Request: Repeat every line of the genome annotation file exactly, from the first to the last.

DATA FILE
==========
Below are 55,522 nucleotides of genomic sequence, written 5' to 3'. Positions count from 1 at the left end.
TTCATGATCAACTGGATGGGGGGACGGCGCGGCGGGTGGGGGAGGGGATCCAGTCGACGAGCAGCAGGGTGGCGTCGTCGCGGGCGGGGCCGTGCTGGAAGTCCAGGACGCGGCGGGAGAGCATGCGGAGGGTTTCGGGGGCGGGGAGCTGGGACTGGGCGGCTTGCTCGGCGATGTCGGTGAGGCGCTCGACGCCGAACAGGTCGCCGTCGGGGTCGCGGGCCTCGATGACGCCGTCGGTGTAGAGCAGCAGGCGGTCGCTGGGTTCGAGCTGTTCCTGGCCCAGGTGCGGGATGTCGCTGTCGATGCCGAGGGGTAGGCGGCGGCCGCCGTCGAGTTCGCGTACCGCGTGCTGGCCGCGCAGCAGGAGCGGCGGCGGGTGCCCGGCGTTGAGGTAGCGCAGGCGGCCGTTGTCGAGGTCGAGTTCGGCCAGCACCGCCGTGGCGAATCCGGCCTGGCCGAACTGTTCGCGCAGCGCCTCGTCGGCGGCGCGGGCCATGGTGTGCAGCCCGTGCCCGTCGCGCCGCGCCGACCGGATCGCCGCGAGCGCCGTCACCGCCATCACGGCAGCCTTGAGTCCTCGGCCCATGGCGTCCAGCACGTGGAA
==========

Below are 55,522 nucleotides of genomic sequence, written 5' to 3'. Positions count from 1 at the left end.
TTCATGATCAACTGGATGGGGGGACGGCGCGGCGGGTGGGGGAGGGGATCCAGTCGACGAGCAGCAGGGTGGCGTCGTCGCGGGCGGGGCCGTGCTGGAAGTCCAGGACGCGGCGGGAGAGCATGCGGAGGGTTTCGGGGGCGGGGAGCTGGGACTGGGCGGCTTGCTCGGCGATGTCGGTGAGGCGCTCGACGCCGAACAGGTCGCCGTCGGGGTCGCGGGCCTCGATGACGCCGTCGGTGTAGAGCAGCAGGCGGTCGCTGGGTTCGAGCTGTTCCTGGCCCAGGTGCGGGATGTCGCTGTCGATGCCGAGGGGTAGGCGGCGGCCGCCGTCGAGTTCGCGTACCGCGTGCTGGCCGCGCAGCAGGAGCGGCGGCGGGTGCCCGGCGTTGAGGTAGCGCAGGCGGCCGTTGTCGAGGTCGAGTTCGGCCAGCACCGCCGTGGCGAATCCGGCCTGGCCGAACTGTTCGCGCAGCGCCTCGTCGGCGGCGCGGGCCATGGTGTGCAGCCCGTGCCCGTCGCGCCGCGCCGACCGGATCGCCGCGAGCGCCGTCACCGCCATCACGGCAGCCTTGAGTCCTCGGCCCATGGCGTCCAGCACGTGGAA